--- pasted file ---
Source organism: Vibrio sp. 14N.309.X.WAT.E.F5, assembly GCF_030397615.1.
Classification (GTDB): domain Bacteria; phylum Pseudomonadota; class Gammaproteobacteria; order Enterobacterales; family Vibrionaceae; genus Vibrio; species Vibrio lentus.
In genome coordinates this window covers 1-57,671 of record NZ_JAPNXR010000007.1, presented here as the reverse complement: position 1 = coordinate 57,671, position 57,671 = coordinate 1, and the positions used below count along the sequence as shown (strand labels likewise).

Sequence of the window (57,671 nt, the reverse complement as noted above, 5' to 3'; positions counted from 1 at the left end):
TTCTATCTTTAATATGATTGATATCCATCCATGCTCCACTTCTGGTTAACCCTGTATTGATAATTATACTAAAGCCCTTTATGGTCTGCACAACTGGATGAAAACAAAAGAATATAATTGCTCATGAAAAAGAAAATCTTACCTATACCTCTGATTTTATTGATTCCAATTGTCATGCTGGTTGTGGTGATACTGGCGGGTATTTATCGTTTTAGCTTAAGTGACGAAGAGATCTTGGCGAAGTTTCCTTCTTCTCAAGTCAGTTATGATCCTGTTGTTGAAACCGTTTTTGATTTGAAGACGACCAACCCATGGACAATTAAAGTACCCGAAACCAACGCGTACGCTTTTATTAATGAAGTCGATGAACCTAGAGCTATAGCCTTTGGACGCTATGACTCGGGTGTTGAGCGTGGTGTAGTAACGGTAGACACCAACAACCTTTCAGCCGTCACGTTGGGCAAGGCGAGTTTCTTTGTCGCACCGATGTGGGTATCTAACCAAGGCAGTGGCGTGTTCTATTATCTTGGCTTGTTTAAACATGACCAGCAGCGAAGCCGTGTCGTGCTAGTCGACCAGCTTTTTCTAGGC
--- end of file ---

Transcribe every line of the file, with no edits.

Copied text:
Source organism: Vibrio sp. 14N.309.X.WAT.E.F5, assembly GCF_030397615.1.
Classification (GTDB): domain Bacteria; phylum Pseudomonadota; class Gammaproteobacteria; order Enterobacterales; family Vibrionaceae; genus Vibrio; species Vibrio lentus.
In genome coordinates this window covers 1-57,671 of record NZ_JAPNXR010000007.1, presented here as the reverse complement: position 1 = coordinate 57,671, position 57,671 = coordinate 1, and the positions used below count along the sequence as shown (strand labels likewise).

Sequence of the window (57,671 nt, the reverse complement as noted above, 5' to 3'; positions counted from 1 at the left end):
TTCTATCTTTAATATGATTGATATCCATCCATGCTCCACTTCTGGTTAACCCTGTATTGATAATTATACTAAAGCCCTTTATGGTCTGCACAACTGGATGAAAACAAAAGAATATAATTGCTCATGAAAAAGAAAATCTTACCTATACCTCTGATTTTATTGATTCCAATTGTCATGCTGGTTGTGGTGATACTGGCGGGTATTTATCGTTTTAGCTTAAGTGACGAAGAGATCTTGGCGAAGTTTCCTTCTTCTCAAGTCAGTTATGATCCTGTTGTTGAAACCGTTTTTGATTTGAAGACGACCAACCCATGGACAATTAAAGTACCCGAAACCAACGCGTACGCTTTTATTAATGAAGTCGATGAACCTAGAGCTATAGCCTTTGGACGCTATGACTCGGGTGTTGAGCGTGGTGTAGTAACGGTAGACACCAACAACCTTTCAGCCGTCACGTTGGGCAAGGCGAGTTTCTTTGTCGCACCGATGTGGGTATCTAACCAAGGCAGTGGCGTGTTCTATTATCTTGGCTTGTTTAAACATGACCAGCAGCGAAGCCGTGTCGTGCTAGTCGACCAGCTTTTTCTAGGC